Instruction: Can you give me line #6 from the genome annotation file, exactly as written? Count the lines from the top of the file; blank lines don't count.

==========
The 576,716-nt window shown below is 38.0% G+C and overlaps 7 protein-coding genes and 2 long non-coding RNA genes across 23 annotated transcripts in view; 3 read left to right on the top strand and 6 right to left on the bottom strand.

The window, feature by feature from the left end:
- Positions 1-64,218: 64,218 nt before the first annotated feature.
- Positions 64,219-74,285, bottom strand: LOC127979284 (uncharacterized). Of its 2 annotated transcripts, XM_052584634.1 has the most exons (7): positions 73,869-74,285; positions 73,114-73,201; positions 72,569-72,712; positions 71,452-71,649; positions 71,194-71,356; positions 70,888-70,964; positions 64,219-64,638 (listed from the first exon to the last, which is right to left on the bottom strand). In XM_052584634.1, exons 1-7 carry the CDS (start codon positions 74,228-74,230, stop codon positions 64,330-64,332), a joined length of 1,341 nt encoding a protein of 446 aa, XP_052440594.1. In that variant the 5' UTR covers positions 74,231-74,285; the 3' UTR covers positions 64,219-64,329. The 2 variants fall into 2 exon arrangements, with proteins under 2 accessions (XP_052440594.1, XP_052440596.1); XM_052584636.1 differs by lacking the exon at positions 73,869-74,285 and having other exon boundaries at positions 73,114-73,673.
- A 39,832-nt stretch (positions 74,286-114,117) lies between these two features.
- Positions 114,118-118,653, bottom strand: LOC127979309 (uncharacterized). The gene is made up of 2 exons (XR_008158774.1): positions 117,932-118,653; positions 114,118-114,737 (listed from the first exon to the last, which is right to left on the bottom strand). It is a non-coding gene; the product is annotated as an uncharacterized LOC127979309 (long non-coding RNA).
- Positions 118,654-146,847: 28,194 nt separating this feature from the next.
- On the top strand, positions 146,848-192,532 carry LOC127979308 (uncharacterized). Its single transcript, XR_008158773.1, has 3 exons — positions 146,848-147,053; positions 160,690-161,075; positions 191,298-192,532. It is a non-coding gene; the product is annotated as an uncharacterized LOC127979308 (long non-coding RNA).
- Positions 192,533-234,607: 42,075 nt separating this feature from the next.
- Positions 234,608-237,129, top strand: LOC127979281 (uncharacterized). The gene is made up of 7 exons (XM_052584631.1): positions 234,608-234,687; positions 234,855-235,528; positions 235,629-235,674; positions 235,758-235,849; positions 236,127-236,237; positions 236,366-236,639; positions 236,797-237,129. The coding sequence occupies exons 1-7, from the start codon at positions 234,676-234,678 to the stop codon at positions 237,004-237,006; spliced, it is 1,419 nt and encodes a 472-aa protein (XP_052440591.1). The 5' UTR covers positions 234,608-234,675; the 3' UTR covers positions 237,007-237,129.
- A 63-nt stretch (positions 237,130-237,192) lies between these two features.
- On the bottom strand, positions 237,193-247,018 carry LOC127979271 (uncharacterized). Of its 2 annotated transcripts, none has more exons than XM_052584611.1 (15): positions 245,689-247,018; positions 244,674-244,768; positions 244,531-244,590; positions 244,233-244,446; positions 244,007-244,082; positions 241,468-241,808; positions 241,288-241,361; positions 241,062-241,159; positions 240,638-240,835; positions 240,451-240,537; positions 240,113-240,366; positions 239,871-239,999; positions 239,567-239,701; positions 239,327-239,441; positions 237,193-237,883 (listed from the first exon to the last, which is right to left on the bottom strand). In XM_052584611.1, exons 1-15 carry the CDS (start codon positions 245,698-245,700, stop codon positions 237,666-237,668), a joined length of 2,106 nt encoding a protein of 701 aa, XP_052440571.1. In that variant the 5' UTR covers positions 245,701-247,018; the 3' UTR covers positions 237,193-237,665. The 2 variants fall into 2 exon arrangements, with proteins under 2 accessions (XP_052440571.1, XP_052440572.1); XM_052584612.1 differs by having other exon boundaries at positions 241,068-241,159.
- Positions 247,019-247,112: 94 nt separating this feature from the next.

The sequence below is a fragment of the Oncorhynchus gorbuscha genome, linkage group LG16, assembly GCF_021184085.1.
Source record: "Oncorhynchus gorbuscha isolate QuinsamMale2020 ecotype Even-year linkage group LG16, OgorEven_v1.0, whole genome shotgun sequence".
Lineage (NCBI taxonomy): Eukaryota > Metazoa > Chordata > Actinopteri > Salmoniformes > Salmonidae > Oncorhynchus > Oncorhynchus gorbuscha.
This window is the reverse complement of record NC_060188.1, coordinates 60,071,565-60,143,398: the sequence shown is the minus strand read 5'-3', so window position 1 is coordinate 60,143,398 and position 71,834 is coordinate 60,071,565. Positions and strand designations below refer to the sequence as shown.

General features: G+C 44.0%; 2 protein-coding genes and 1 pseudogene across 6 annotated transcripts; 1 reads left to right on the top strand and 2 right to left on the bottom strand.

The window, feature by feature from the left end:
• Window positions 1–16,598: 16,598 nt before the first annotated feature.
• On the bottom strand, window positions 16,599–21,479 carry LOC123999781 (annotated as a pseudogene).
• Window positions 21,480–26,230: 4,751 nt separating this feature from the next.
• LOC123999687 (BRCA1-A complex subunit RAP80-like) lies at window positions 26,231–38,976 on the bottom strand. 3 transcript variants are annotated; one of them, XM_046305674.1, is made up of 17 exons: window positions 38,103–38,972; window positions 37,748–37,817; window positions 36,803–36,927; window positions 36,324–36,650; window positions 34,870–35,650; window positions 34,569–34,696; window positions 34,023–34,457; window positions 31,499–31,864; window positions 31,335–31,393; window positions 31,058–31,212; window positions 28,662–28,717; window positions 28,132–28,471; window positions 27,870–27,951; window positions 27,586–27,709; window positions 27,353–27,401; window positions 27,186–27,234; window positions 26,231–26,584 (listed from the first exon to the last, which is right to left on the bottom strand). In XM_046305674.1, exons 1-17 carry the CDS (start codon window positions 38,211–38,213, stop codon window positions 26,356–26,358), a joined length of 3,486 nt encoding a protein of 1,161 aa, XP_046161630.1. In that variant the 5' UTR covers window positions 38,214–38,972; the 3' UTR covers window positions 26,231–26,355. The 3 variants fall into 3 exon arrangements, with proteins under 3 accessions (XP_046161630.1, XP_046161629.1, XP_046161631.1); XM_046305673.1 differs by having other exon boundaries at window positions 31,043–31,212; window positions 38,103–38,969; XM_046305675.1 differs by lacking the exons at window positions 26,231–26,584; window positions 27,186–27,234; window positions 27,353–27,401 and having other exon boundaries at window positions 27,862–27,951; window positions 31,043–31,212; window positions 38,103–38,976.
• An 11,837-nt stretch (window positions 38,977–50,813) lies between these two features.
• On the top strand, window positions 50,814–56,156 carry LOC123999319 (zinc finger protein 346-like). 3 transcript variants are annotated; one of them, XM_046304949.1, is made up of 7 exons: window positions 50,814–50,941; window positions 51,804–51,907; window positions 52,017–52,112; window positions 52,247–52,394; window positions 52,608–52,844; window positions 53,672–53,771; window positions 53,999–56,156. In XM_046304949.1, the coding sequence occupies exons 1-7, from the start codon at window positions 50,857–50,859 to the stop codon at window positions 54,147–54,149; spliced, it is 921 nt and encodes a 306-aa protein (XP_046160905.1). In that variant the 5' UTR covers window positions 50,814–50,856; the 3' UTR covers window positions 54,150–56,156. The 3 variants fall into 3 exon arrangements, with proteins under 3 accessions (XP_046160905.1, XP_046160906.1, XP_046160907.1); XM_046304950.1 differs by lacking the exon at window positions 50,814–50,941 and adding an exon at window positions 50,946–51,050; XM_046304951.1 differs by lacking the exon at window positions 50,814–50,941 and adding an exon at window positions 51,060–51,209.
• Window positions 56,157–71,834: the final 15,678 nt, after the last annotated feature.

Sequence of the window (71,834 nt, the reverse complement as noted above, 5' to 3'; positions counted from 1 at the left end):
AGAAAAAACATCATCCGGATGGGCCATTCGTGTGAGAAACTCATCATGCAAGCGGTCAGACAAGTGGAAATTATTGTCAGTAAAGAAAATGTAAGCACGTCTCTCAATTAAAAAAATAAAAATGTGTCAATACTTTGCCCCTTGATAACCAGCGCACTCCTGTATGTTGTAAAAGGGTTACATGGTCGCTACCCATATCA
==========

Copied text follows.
- Positions 114,118-118,653, bottom strand: LOC127979309 (uncharacterized). The gene is made up of 2 exons (XR_008158774.1): positions 117,932-118,653; positions 114,118-114,737 (listed from the first exon to the last, which is right to left on the bottom strand). It is a non-coding gene; the product is annotated as an uncharacterized LOC127979309 (long non-coding RNA).